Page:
Pollution in the air has been eroding the building for years, as has all the foot traffic from tourists. That’s why the UNESCO heritage site could be closed to the public in a matter of years. It’s potentially the only way to stop the building from falling to the ground.
Global warming is a hot topic among many people right now, particularly those in a position of power. While some believe it doesn’t exist, the evidence is hard to deny in parts of the world. Places like the Maldives have become increasingly threatened recently because of rising greenhouse gases influencing the sea level.
Given the islands only sit around six feet above the water, there’s a good chance they’ll be submerged if the sea level continues ascending. That’s why plans are in place to make the area carbon neutral by next year, although that alone won’t be enough to save it.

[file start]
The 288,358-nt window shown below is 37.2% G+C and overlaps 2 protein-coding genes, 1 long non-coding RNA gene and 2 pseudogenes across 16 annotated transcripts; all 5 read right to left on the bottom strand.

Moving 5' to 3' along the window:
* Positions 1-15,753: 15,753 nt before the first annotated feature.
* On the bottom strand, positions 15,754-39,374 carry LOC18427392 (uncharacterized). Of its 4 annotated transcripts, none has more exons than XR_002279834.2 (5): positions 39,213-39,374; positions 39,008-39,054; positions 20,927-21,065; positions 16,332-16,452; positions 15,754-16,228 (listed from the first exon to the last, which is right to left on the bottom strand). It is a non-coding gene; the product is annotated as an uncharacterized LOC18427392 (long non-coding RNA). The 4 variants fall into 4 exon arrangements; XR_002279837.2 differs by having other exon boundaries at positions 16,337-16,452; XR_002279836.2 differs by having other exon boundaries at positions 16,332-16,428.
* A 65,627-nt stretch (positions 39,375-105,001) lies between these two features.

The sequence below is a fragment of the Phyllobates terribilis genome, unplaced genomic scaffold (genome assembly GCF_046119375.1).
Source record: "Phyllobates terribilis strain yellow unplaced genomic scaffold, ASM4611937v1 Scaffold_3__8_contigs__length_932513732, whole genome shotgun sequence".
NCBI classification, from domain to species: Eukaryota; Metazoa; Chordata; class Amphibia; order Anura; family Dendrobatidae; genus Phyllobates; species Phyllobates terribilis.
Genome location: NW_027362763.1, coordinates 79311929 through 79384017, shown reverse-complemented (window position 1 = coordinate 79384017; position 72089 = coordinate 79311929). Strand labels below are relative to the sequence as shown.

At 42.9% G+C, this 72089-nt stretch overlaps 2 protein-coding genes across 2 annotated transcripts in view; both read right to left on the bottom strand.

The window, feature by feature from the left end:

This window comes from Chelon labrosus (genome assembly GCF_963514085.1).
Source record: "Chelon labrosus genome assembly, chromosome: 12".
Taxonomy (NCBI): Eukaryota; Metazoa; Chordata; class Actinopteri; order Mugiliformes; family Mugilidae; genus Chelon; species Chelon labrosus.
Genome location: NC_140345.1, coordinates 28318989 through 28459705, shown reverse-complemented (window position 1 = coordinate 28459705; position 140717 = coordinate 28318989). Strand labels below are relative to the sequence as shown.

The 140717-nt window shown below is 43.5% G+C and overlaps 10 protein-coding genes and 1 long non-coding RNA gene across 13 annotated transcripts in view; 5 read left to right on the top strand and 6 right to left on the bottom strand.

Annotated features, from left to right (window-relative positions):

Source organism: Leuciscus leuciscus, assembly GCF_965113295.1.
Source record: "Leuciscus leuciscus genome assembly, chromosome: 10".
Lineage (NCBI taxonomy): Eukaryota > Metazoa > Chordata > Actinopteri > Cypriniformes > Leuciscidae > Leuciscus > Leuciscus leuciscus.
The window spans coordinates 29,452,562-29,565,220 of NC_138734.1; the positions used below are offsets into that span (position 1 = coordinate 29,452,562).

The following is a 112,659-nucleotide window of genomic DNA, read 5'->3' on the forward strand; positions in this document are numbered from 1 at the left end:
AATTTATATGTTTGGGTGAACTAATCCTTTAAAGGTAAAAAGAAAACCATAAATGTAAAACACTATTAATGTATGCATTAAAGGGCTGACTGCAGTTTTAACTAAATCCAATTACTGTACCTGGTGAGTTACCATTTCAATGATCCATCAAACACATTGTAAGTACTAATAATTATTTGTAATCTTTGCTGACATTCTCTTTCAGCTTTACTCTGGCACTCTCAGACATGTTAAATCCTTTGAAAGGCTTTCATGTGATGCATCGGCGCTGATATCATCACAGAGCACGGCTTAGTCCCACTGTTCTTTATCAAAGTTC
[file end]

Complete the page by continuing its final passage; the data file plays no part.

The Great Barrier Reef (Australia)
For years, people have been talking about the dangers faced by the Great Barrier Reef. This vibrant ecosystem has long been threatened by changes in global temperature, although that’s not the only thing putting it at risk. Tourism has also brought damage to the reef, as has acid pollution.
At the rate things are going, the Great Barrier Reef could be lost by 2050. Apparently, half of it has gone already, prompting a wealth of efforts to save what’s left. Unfortunately, unless everyone comes together to try and make a significant change, it might be too late for this natural wonder.
Everglades National Park (Florida)